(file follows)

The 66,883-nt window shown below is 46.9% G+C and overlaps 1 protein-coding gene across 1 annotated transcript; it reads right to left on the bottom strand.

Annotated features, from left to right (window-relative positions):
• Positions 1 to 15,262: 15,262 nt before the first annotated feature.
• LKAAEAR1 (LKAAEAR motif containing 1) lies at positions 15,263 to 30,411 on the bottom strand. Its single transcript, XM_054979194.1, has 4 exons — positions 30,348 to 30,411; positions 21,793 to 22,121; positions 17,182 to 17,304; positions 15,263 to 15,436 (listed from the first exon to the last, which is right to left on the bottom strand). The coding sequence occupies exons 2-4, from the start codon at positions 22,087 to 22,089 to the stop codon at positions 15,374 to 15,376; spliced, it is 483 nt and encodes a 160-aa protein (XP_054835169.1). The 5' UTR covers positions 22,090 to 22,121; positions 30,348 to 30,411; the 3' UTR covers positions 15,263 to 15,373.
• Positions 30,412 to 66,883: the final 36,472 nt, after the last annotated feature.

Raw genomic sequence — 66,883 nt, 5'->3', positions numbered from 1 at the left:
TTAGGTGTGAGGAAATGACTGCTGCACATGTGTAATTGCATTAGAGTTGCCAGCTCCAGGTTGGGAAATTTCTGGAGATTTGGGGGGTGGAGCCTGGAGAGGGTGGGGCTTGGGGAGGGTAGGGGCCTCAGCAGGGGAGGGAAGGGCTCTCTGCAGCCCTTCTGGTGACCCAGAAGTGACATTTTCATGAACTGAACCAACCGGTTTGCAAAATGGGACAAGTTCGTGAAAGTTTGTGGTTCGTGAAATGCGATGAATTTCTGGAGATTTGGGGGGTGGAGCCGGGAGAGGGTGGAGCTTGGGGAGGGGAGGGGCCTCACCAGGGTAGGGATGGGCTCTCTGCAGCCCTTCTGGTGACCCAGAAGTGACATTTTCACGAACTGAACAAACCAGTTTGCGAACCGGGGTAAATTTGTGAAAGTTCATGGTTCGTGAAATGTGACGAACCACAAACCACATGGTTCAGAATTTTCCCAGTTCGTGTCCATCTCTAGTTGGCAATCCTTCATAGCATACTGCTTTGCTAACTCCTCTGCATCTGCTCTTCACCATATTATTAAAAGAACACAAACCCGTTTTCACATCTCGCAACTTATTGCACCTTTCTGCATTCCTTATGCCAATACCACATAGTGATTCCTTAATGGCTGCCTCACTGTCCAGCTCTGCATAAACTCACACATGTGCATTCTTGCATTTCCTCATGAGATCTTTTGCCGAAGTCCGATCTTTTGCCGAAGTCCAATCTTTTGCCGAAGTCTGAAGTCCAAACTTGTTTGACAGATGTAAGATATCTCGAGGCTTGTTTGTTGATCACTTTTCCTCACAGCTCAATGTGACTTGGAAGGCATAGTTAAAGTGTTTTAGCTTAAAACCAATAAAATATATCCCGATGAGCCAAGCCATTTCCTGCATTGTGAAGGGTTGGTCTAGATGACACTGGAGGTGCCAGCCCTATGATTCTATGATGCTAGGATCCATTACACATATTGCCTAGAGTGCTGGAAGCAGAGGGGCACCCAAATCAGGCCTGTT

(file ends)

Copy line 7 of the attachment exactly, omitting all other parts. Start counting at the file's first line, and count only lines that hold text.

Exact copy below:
TTAGGTGTGAGGAAATGACTGCTGCACATGTGTAATTGCATTAGAGTTGCCAGCTCCAGGTTGGGAAATTTCTGGAGATTTGGGGGGTGGAGCCTGGAGAGGGTGGGGCTTGGGGAGGGTAGGGGCCTCAGCAGGGGAGGGAAGGGCTCTCTGCAGCCCTTCTGGTGACCCAGAAGTGACATTTTCATGAACTGAACCAACCGGTTTGCAAAATGGGACAAGTTCGTGAAAGTTTGTGGTTCGTGAAATGCGATGAATTTCTGGAGATTTGGGGGGTGGAGCCGGGAGAGGGTGGAGCTTGGGGAGGGGAGGGGCCTCACCAGGGTAGGGATGGGCTCTCTGCAGCCCTTCTGGTGACCCAGAAGTGACATTTTCACGAACTGAACAAACCAGTTTGCGAACCGGGGTAAATTTGTGAAAGTTCATGGTTCGTGAAATGTGACGAACCACAAACCACATGGTTCAGAATTTTCCCAGTTCGTGTCCATCTCTAGTTGGCAATCCTTCATAGCATACTGCTTTGCTAACTCCTCTGCATCTGCTCTTCACCATATTATTAAAAGAACACAAACCCGTTTTCACATCTCGCAACTTATTGCACCTTTCTGCATTCCTTATGCCAATACCACATAGTGATTCCTTAATGGCTGCCTCACTGTCCAGCTCTGCATAAACTCACACATGTGCATTCTTGCATTTCCTCATGAGATCTTTTGCCGAAGTCCGATCTTTTGCCGAAGTCCAATCTTTTGCCGAAGTCTGAAGTCCAAACTTGTTTGACAGATGTAAGATATCTCGAGGCTTGTTTGTTGATCACTTTTCCTCACAGCTCAATGTGACTTGGAAGGCATAGTTAAAGTGTTTTAGCTTAAAACCAATAAAATATATCCCGATGAGCCAAGCCATTTCCTGCATTGTGAAGGGTTGGTCTAGATGACACTGGAGGTGCCAGCCCTATGATTCTATGATGCTAGGATCCATTACACATATTGCCTAGAGTGCTGGAAGCAGAGGGGCACCCAAATCAGGCCTGTT